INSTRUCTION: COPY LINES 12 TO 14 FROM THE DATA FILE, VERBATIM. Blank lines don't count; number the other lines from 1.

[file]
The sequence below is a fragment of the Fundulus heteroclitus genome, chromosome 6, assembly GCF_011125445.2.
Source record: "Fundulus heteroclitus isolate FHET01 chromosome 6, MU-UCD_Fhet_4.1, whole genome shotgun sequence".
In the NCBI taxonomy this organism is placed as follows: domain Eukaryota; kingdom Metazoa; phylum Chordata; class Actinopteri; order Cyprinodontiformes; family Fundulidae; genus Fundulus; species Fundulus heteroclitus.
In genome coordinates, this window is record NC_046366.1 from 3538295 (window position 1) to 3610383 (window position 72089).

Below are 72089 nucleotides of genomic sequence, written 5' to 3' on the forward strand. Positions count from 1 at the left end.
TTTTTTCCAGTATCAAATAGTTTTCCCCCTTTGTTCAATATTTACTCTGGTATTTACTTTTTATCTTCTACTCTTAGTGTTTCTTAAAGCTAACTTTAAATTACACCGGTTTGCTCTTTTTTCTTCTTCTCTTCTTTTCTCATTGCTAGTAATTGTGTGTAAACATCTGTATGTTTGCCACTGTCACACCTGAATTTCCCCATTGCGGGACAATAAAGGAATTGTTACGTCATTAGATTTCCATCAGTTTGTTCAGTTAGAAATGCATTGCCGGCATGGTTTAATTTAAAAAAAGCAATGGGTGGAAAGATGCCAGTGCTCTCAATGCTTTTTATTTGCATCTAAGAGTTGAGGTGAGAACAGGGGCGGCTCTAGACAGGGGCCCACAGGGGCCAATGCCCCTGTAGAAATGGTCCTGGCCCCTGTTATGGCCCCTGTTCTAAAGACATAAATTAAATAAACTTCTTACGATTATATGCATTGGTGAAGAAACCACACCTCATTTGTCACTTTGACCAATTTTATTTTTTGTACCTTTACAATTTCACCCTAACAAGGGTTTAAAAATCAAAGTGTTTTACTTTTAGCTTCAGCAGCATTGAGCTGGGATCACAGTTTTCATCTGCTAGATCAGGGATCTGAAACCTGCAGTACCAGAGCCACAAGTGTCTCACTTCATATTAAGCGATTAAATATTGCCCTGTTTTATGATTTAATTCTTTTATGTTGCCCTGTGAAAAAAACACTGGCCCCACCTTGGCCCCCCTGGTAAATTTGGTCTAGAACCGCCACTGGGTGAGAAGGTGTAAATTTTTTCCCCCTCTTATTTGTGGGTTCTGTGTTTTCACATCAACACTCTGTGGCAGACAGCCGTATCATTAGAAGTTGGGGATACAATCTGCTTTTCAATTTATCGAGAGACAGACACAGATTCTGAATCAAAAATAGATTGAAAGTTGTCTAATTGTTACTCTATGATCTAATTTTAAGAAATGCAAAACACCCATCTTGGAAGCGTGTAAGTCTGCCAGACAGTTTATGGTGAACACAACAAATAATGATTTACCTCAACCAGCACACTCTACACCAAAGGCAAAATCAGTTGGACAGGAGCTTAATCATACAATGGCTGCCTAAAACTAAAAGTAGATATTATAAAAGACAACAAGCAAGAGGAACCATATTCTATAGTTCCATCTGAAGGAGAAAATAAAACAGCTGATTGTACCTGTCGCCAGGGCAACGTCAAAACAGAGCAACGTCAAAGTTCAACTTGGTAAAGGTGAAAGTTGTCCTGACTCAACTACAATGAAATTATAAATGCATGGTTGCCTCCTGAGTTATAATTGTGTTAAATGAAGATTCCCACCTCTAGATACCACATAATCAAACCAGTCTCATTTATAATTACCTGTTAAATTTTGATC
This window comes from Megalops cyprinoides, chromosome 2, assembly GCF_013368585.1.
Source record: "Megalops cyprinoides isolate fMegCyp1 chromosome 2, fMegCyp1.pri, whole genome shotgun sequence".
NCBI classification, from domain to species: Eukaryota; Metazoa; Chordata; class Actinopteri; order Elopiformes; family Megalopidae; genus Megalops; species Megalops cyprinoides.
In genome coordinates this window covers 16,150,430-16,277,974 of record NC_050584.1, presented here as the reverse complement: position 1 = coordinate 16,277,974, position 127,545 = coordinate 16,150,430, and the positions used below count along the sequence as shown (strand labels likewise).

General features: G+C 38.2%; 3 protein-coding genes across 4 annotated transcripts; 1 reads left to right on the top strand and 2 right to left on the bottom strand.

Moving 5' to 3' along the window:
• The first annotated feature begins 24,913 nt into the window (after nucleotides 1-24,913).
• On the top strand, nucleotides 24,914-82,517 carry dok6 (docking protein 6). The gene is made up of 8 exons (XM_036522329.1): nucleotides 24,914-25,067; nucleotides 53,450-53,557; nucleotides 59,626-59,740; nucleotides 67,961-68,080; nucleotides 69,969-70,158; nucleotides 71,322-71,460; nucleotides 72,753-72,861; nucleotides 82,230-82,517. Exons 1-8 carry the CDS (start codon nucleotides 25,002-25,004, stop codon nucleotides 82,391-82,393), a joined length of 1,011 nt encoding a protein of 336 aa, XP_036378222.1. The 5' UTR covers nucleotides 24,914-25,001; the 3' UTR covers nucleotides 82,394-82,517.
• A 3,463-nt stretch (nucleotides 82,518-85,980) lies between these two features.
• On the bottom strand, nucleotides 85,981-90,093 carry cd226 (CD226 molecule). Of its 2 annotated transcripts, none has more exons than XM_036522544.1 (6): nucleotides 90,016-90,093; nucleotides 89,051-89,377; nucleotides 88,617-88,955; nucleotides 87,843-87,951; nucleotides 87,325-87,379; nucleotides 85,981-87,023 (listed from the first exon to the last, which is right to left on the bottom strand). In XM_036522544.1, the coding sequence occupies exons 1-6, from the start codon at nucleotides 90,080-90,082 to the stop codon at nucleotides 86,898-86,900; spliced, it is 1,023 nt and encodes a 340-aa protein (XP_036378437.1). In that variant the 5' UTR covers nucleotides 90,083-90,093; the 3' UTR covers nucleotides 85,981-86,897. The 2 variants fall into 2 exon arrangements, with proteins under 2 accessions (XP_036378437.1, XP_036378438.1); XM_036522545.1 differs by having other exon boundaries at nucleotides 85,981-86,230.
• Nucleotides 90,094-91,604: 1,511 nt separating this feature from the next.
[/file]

Moving 5' to 3' along the window:
• The first annotated feature begins 24,913 nt into the window (after nucleotides 1-24,913).
• On the top strand, nucleotides 24,914-82,517 carry dok6 (docking protein 6). The gene is made up of 8 exons (XM_036522329.1): nucleotides 24,914-25,067; nucleotides 53,450-53,557; nucleotides 59,626-59,740; nucleotides 67,961-68,080; nucleotides 69,969-70,158; nucleotides 71,322-71,460; nucleotides 72,753-72,861; nucleotides 82,230-82,517. Exons 1-8 carry the CDS (start codon nucleotides 25,002-25,004, stop codon nucleotides 82,391-82,393), a joined length of 1,011 nt encoding a protein of 336 aa, XP_036378222.1. The 5' UTR covers nucleotides 24,914-25,001; the 3' UTR covers nucleotides 82,394-82,517.